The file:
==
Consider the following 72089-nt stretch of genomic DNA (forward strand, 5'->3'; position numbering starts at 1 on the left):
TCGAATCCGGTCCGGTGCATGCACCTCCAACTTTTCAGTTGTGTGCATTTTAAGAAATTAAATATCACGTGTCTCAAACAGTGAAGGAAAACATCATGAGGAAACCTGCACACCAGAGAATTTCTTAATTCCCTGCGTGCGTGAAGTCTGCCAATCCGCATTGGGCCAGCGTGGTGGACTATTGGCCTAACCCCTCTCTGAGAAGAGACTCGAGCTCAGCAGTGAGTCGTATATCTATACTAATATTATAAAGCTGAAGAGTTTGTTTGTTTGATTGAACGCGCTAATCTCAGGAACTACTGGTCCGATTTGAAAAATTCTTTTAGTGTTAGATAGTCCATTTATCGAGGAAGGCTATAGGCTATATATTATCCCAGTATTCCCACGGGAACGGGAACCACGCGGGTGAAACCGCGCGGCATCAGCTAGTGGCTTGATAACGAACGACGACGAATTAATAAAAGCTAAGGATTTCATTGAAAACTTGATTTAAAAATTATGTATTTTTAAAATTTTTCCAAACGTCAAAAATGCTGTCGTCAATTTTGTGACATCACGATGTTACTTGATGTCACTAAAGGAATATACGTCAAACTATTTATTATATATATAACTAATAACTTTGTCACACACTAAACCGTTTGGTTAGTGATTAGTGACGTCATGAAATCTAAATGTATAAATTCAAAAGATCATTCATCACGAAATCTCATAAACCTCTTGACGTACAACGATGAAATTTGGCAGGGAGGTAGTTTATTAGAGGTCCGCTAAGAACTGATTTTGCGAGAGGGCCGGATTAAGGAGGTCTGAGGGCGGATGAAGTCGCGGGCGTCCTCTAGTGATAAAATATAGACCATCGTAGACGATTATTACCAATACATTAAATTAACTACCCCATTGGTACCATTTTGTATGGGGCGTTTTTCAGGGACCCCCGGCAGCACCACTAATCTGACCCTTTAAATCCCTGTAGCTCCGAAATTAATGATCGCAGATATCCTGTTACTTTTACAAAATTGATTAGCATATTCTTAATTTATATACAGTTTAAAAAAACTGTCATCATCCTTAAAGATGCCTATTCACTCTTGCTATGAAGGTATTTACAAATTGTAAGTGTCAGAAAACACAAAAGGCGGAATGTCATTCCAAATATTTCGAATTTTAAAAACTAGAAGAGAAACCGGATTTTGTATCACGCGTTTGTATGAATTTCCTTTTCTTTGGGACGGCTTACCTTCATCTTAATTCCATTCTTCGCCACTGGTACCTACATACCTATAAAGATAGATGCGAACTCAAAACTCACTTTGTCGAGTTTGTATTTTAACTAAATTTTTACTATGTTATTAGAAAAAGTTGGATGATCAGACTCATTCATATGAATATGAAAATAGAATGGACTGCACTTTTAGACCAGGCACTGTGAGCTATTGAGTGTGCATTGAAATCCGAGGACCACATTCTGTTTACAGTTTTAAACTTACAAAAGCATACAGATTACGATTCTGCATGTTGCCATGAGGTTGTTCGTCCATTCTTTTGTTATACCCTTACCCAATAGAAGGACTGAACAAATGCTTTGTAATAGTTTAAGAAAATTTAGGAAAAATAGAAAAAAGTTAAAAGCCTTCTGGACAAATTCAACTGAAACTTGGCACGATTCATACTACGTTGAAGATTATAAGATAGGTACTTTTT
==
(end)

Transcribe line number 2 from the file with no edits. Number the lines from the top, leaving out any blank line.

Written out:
TCGAATCCGGTCCGGTGCATGCACCTCCAACTTTTCAGTTGTGTGCATTTTAAGAAATTAAATATCACGTGTCTCAAACAGTGAAGGAAAACATCATGAGGAAACCTGCACACCAGAGAATTTCTTAATTCCCTGCGTGCGTGAAGTCTGCCAATCCGCATTGGGCCAGCGTGGTGGACTATTGGCCTAACCCCTCTCTGAGAAGAGACTCGAGCTCAGCAGTGAGTCGTATATCTATACTAATATTATAAAGCTGAAGAGTTTGTTTGTTTGATTGAACGCGCTAATCTCAGGAACTACTGGTCCGATTTGAAAAATTCTTTTAGTGTTAGATAGTCCATTTATCGAGGAAGGCTATAGGCTATATATTATCCCAGTATTCCCACGGGAACGGGAACCACGCGGGTGAAACCGCGCGGCATCAGCTAGTGGCTTGATAACGAACGACGACGAATTAATAAAAGCTAAGGATTTCATTGAAAACTTGATTTAAAAATTATGTATTTTTAAAATTTTTCCAAACGTCAAAAATGCTGTCGTCAATTTTGTGACATCACGATGTTACTTGATGTCACTAAAGGAATATACGTCAAACTATTTATTATATATATAACTAATAACTTTGTCACACACTAAACCGTTTGGTTAGTGATTAGTGACGTCATGAAATCTAAATGTATAAATTCAAAAGATCATTCATCACGAAATCTCATAAACCTCTTGACGTACAACGATGAAATTTGGCAGGGAGGTAGTTTATTAGAGGTCCGCTAAGAACTGATTTTGCGAGAGGGCCGGATTAAGGAGGTCTGAGGGCGGATGAAGTCGCGGGCGTCCTCTAGTGATAAAATATAGACCATCGTAGACGATTATTACCAATACATTAAATTAACTACCCCATTGGTACCATTTTGTATGGGGCGTTTTTCAGGGACCCCCGGCAGCACCACTAATCTGACCCTTTAAATCCCTGTAGCTCCGAAATTAATGATCGCAGATATCCTGTTACTTTTACAAAATTGATTAGCATATTCTTAATTTATATACAGTTTAAAAAAACTGTCATCATCCTTAAAGATGCCTATTCACTCTTGCTATGAAGGTATTTACAAATTGTAAGTGTCAGAAAACACAAAAGGCGGAATGTCATTCCAAATATTTCGAATTTTAAAAACTAGAAGAGAAACCGGATTTTGTATCACGCGTTTGTATGAATTTCCTTTTCTTTGGGACGGCTTACCTTCATCTTAATTCCATTCTTCGCCACTGGTACCTACATACCTATAAAGATAGATGCGAACTCAAAACTCACTTTGTCGAGTTTGTATTTTAACTAAATTTTTACTATGTTATTAGAAAAAGTTGGATGATCAGACTCATTCATATGAATATGAAAATAGAATGGACTGCACTTTTAGACCAGGCACTGTGAGCTATTGAGTGTGCATTGAAATCCGAGGACCACATTCTGTTTACAGTTTTAAACTTACAAAAGCATACAGATTACGATTCTGCATGTTGCCATGAGGTTGTTCGTCCATTCTTTTGTTATACCCTTACCCAATAGAAGGACTGAACAAATGCTTTGTAATAGTTTAAGAAAATTTAGGAAAAATAGAAAAAAGTTAAAAGCCTTCTGGACAAATTCAACTGAAACTTGGCACGATTCATACTACGTTGAAGATTATAAGATAGGTACTTTTT